Rather inevitably, the nine-speed automatic transmission’s keenness to keep the engine spinning at its productive mid-range pitch means that you’re going to have to live with a lot of downshifting – particularly on the motorway, where the never-ending 47.5mph per 1000rpm final ratio cannot be trusted with even modest acceleration.

RIDE AND HANDLING ;

The Discovery Sport deals with speed bumps well and rides smoothly at higher speeds, especially on the motorway. Clever adaptive dampers (called Adaptive Dynamics) are available as an option, but there’s really no need to bother spending the extra.

Things can get a touch bumpy around town in the Discovery Sport, though. Expansion joints and worn surfaces unsettle the suspension a little, a problem that is exacerbated by fitting alloys larger than the 18in rims that come as standard with SE and SE Tech trims. 20in wheels are certainly best avoided.

There is a fair amount of body lean when cornering in the Land Rover Discovery Sport. As a result, it feels a bit sloppy along twisting, country roads compared with an Audi Q5 or a Jaguar F-Pace. Fortunately, though, the Sport holds the road well and has reassuringly precise steering, so you always feel confident and in control.

All models come with Terrain Response, a system that allows the driver to select from a variety of four-wheel drive modes tailored to different surfaces, such as grass, mud and sand. It means the Sport is better off-road than just about anything else in this price bracket.

SAFETY FEATURES ;

The Land Rover Discovery Sport comes loaded with features like seven airbags (driver and front passenger, driver knee, side airbags for first two rows). It also gets features like ABS with EBD, Electronic Traction Control, Hill Start Assist, Roll Stability Control, Dynamic Stability Control, TPMS, Emergency Brake Assist and Trailer Stability Assist. In terms of after sales service, Land Rover still has a long way to go before it can match the service quality levels as well as the network spread of Mercedes-Benz, BMW and Audi.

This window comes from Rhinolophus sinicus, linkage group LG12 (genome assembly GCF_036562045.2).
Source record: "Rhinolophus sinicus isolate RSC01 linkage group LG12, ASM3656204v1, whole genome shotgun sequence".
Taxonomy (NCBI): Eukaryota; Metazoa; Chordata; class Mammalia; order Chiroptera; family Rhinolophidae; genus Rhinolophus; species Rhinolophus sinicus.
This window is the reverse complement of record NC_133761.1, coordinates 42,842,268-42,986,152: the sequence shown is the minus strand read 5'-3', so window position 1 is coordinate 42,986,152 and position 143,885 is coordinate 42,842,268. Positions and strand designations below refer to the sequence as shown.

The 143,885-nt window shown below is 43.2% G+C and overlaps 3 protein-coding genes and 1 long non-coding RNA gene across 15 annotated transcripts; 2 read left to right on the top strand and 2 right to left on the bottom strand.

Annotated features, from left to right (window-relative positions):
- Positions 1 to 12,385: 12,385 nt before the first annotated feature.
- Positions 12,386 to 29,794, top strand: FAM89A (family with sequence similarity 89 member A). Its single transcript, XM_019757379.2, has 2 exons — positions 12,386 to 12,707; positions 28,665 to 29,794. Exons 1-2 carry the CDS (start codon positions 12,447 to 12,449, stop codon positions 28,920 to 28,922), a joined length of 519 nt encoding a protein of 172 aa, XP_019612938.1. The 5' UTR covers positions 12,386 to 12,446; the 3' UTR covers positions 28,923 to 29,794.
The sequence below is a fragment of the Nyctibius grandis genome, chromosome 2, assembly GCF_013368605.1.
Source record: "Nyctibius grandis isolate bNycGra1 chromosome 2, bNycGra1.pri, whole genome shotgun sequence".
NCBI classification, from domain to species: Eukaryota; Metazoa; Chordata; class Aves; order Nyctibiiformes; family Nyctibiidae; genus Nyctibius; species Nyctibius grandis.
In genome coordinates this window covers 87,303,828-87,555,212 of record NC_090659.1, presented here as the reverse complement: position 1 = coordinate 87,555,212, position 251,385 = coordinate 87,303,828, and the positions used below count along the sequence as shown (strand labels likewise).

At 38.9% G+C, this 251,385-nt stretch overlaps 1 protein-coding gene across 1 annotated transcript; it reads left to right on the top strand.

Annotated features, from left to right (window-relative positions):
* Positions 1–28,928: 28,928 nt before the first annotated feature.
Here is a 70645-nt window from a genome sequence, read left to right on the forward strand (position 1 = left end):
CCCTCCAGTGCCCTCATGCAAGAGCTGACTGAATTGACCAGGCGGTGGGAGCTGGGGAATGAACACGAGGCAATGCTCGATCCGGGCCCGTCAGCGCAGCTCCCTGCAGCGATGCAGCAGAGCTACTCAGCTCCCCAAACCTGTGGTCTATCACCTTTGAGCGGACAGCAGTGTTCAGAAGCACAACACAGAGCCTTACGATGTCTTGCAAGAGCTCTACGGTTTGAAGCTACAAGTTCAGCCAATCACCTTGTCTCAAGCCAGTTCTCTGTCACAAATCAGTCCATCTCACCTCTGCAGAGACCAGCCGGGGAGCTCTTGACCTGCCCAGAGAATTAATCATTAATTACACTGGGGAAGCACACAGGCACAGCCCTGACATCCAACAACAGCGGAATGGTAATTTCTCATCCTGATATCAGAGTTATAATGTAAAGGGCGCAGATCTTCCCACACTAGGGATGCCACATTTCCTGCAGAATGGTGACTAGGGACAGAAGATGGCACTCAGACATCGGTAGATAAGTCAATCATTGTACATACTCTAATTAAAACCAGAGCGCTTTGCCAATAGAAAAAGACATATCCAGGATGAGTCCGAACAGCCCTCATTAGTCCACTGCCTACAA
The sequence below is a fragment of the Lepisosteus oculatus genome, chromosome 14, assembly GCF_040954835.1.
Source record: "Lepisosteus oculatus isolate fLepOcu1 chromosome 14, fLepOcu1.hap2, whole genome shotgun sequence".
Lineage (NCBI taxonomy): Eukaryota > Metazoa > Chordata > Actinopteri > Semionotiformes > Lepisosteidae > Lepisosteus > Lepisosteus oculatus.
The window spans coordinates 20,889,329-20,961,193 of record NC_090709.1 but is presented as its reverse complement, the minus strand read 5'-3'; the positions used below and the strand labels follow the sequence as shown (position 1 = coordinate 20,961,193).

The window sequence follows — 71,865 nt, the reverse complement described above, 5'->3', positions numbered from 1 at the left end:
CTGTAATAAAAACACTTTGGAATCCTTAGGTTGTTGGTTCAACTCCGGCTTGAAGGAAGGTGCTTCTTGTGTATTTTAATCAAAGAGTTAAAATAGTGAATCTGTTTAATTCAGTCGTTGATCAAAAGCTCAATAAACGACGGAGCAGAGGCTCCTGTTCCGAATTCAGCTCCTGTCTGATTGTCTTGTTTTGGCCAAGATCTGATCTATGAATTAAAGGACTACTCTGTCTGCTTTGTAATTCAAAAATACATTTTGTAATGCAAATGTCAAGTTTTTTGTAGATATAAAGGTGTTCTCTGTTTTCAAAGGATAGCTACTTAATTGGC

BOTTOMLINE ;

Land Rover has enhanced its product against the German rivals and there is no denying that the Discovery Sport is far more superior product. The company has invested more on the underpinnings and this what makes the Discovery Sport a better buy for those who need capable off-roaders. If you only want luxury, then pick the Range Rover Evoque.This is more luxurious and is at par worth competition, but not an capable off-roader as the Discovery Sport. Our personal pick is the Discovery Sport, as we like to love to go off the road very often.

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Volkswagen Polo GT Hatchback Overview

OVERVIEW ;

The hatchback market in India has always been a popular one, especially among the middle class people, who form a large section of the crowd. Volkswagen Polo GT is one of the popular hatchbacks in the country. There are lots of Volkswagen Polo GT variants to choose from that offer different sets of features and are available at different prices.

DESIGN AND STYLE ;

The exterior styling of the Polo GT TSi isn’t very different from that of regular Polo. The changes are very minor and the easiest way to determine the difference is by spotting the GT and GT TSi badges around the car. The other difference on the GT TSi are the new alloy wheels, black-colours wing matters and the black-coloured spoiler. The Polo GT comes in multiple colours, though the best one is the red that has been retained from the first-launched Polo. That is the best colour we will recommend to get the Polo in. The Polo GT looks a lot more sporty than the regular Polo. Check On Road Price of Polo GT

The Polo still looks fresh in design and with its new chrome additions, it still looks upmarket. The German automaker’s paint quality just makes the Polo look so good and adds to the premium-ness. The red colour that our GT TDI came in, is not available on the regular Polo. The Polo doesn’t fail to appeal to us. The regular Polo looks premium in styling, and looks best in the blue colour. The alloy wheels add some more styling to the Polo.

CABIN AND COMFORT ;

The interiors of the German car are also similar in design to that of the regular Polo. But now the car gets an all-black dashboard with a piano black finish centre console, instead of the dual-tone dashboard in the regular Polo. The car comes with dual-tone seats. The GT gets a flat bottomed steering wheel with audio Bluetooth and voice command controls integrated in them. The car gets GT doorstep garnish as well.

The new Polo GT TDI comes with ambient lighting, aluminium pedals, automatic air-conditioning, a Monochrome Multi-Function Display, a music player with USB, AUX-in, CD and SD card inputs and 4 speakers. Bluetooth Connectivity and Voice Command are also available.

ENGINE AND PERFORMANCE ;